Themes around sexual consent education and internet safety evoked fervent responses from Lindsay Watson, Elsie Whittington and Vanita Sundaram, while the topic of technology more broadly produced glittering intellectual goodies from Sue Bennett, Maggie Hartnett and Sandra Leaton Gray. Early-years education continues to provoke passionate debate on our blog, with excellent contributions this year from Alice Bradbury, Siew Lee and Guy Roberts-Holmes, Janet Payler and Geraldine Davis, Elizabeth Wood and Liz Chesworth, Janet Rose and Louise Gilbert, and a great piece by Philip Hood on the OECD’s baseline test initiative. Scrutiny from Australia of the OECD’s PISA programme also came from Aspa Baroutsis and Bob Lingard, who were critical of its fixation on discourses about the ‘quality’ of a nation’s performance rather than a concern for equity.

Michael Bassey added his own variation to the Labour party’s 10-point charter for creating a National Education Service, challenging us all to carefully consider what we might mean by the word ‘education’ in the first place. How education emerges as a field of study and what counts as legitimate knowledge was dealt with in a defiantly discerning piece co-authored by Geoff Whitty, John Furlong, Gary McCulloch and Jim Horden. We also had string of terrific contributions on teacher education from Penny Amott, Kari Smith, Ann MacPhail, ML White, Amanda Corrigan, Kenny Frederick, Robert Newell, Ruth Magee and Emilee Rauschenberger.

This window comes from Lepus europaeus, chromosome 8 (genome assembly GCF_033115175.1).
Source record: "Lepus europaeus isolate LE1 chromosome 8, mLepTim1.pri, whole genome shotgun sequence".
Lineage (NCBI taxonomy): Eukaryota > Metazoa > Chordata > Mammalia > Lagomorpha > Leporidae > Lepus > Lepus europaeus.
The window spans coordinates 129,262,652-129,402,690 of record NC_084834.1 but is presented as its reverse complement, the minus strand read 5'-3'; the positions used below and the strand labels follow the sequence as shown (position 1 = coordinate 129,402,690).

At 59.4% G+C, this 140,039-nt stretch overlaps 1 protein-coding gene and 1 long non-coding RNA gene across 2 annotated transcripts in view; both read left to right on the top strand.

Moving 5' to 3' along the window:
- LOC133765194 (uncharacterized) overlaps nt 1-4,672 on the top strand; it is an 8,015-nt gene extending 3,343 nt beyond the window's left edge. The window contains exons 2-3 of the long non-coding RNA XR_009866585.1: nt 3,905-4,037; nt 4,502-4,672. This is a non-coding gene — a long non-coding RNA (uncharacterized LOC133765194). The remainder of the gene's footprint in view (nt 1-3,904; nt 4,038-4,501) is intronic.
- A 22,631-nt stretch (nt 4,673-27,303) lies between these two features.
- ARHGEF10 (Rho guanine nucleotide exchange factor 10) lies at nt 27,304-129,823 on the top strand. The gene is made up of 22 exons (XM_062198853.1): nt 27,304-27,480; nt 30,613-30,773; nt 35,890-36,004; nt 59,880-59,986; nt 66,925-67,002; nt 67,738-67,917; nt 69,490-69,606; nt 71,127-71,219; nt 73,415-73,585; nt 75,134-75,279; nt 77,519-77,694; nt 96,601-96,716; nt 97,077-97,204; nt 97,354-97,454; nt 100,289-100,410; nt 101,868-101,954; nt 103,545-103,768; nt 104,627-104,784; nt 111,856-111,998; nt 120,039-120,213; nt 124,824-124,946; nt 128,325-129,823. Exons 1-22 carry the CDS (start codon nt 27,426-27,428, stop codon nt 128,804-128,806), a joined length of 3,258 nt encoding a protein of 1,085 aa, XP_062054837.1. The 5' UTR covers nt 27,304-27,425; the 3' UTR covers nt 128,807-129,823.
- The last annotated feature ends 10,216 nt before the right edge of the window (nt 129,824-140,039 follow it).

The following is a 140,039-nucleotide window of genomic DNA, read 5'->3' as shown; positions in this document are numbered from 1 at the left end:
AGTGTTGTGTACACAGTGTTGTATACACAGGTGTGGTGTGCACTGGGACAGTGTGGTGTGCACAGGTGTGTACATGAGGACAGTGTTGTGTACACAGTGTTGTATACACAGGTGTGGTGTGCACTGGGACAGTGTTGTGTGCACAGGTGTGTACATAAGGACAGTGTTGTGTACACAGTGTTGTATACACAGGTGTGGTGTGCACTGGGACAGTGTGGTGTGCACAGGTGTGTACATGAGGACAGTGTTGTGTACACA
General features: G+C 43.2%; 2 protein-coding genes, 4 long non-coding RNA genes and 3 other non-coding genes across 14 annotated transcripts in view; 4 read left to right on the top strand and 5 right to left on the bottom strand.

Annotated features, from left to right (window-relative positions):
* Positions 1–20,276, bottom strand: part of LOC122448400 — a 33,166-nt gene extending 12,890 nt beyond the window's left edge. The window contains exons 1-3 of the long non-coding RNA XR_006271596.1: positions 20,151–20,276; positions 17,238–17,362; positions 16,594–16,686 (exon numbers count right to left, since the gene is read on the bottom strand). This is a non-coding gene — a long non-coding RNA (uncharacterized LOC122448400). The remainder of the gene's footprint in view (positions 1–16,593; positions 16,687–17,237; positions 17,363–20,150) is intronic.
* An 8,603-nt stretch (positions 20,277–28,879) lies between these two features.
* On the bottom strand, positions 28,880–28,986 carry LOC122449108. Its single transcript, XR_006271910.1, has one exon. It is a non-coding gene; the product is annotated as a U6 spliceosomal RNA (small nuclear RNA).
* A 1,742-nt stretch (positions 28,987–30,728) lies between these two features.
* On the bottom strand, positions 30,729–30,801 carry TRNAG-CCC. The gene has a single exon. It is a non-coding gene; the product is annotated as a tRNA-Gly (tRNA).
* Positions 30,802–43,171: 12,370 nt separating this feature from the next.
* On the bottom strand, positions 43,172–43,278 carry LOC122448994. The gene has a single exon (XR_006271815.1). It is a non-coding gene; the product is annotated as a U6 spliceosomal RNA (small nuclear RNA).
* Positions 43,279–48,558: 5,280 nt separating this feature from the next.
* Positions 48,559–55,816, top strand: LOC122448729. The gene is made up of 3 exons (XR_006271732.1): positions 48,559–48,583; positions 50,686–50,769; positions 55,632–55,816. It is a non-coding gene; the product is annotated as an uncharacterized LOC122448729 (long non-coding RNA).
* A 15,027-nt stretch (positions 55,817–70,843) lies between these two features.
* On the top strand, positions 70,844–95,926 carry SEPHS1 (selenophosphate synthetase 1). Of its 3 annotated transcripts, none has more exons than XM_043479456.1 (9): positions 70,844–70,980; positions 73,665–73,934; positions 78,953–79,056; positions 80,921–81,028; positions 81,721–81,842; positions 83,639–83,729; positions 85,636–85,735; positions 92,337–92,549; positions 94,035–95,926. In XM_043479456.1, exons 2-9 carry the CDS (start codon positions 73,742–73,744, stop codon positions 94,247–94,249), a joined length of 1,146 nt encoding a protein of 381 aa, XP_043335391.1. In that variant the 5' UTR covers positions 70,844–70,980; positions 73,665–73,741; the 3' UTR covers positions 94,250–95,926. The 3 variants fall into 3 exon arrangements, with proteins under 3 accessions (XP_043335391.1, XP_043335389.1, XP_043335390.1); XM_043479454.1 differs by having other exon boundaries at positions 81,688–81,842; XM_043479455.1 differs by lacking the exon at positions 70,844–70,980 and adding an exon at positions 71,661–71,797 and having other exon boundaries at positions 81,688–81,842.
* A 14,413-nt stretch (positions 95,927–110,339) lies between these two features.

BERA’s president Gary McCulloch posed the question, ‘Why might BERA wish to thank Margaret Thatcher?’. His answer champions academic freedom and commitment to truth in an age of fake news and distrust of expertise – but you will have to read his marvelous piece to get those connections. The topic of assessment provoked insightful commentary from Alice Bradbury, while Harvey Goldstein offered a formidable response to the Education Select Committee’s 2017 review of primary assessment.

Once again this year, curriculum knowledge, creativity and research provided a torrent of contributions handled with deft precision by Jane Abbiss, Alka Sehgal Cuthbert, Christine Challen, Tiina Soini, Kirsi Pyhältö and Janne Pietarinen, Mark Priestley and Valery Drew, Lisl Fenwick and Jason West. And it was great to finally see a piece on design and technology and the curriculum by Dawne Bell, David Wooff, Matt McLain and David Morrison-Love.